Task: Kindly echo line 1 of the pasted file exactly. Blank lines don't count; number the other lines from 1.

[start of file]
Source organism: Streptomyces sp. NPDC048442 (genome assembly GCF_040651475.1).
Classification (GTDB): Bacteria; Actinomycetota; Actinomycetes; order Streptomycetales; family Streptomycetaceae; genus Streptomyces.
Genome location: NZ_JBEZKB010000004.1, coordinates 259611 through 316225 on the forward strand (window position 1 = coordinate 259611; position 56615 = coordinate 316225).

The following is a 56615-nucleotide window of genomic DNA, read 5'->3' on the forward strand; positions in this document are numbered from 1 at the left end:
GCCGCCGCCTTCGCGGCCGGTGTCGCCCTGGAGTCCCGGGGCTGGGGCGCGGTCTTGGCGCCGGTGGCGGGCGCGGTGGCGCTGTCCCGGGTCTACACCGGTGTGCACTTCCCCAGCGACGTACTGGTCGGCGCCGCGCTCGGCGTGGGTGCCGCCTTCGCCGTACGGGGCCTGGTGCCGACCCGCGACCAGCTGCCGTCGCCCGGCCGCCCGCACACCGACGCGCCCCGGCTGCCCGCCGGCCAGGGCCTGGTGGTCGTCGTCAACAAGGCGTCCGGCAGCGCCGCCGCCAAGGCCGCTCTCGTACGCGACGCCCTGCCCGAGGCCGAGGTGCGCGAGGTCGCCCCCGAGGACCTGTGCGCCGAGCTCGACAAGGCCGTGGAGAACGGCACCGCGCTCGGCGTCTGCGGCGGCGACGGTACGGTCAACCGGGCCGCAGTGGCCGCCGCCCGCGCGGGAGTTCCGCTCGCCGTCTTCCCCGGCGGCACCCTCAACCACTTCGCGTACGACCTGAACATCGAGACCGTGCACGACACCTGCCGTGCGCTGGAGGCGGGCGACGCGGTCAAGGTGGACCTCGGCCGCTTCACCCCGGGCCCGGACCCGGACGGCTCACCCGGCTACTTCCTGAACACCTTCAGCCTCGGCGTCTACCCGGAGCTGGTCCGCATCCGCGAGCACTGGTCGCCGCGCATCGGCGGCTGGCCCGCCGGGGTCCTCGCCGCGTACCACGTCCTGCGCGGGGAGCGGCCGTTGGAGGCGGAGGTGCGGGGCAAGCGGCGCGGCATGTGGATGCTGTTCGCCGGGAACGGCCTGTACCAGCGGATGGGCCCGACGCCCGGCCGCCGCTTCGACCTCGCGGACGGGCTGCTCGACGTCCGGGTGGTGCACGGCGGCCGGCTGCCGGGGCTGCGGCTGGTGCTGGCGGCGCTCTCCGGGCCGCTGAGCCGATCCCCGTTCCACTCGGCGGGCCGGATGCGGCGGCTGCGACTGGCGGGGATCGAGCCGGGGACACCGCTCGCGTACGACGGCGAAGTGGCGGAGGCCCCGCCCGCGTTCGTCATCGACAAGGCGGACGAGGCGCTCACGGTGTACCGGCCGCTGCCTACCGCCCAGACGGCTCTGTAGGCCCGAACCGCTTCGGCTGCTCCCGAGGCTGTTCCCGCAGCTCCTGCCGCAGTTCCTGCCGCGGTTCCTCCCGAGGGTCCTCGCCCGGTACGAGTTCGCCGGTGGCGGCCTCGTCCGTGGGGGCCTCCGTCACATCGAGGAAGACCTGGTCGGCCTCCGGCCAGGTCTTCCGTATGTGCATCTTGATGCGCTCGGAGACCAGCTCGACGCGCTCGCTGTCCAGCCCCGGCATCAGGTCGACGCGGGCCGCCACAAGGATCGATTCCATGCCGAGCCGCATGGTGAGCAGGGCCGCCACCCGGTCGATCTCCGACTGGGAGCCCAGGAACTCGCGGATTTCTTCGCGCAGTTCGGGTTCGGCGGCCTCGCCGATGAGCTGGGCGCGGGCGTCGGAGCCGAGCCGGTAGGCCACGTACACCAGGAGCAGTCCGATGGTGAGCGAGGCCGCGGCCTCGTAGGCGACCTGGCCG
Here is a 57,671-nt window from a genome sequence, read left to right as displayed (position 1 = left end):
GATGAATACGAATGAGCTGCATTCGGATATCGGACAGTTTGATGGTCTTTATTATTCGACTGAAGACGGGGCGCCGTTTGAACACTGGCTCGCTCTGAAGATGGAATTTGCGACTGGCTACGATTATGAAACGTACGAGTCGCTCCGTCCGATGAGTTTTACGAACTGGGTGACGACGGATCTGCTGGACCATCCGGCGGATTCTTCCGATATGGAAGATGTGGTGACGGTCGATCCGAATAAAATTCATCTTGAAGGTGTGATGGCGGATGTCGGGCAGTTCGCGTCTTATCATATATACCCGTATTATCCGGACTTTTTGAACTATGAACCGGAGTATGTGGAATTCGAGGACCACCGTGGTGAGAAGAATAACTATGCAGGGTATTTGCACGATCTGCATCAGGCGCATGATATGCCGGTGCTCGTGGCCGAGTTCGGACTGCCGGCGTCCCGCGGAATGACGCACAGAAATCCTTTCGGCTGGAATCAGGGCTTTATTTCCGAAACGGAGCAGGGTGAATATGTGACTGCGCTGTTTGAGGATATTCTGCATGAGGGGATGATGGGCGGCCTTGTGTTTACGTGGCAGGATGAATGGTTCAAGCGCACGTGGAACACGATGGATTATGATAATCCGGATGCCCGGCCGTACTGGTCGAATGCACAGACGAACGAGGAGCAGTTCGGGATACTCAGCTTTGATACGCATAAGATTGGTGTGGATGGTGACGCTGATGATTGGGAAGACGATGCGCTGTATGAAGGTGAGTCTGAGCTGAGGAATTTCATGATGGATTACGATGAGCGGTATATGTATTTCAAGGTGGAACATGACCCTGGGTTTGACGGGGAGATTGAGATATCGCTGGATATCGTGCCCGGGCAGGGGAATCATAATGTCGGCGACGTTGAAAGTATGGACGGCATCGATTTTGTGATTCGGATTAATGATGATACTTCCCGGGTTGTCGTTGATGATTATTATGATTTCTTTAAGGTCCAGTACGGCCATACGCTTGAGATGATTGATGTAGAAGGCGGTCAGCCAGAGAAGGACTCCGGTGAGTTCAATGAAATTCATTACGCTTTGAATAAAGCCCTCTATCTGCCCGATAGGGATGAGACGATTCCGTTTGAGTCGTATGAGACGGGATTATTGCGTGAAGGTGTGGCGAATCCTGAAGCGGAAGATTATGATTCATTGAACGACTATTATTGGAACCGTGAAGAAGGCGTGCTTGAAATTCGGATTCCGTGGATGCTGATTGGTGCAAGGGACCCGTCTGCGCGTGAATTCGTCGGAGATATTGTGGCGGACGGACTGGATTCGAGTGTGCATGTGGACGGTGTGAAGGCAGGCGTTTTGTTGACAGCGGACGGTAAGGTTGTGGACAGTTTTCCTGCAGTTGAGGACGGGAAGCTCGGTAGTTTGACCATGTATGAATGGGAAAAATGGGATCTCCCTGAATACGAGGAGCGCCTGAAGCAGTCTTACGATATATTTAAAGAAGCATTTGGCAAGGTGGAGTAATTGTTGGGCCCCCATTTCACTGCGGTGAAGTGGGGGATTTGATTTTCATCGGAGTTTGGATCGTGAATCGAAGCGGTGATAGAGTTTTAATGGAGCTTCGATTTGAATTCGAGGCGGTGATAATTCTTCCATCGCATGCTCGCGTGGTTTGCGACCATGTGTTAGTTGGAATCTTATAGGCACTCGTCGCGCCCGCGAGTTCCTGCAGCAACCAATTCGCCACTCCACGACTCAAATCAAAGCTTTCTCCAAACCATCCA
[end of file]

Source organism: Streptomyces sp. NPDC048442 (genome assembly GCF_040651475.1).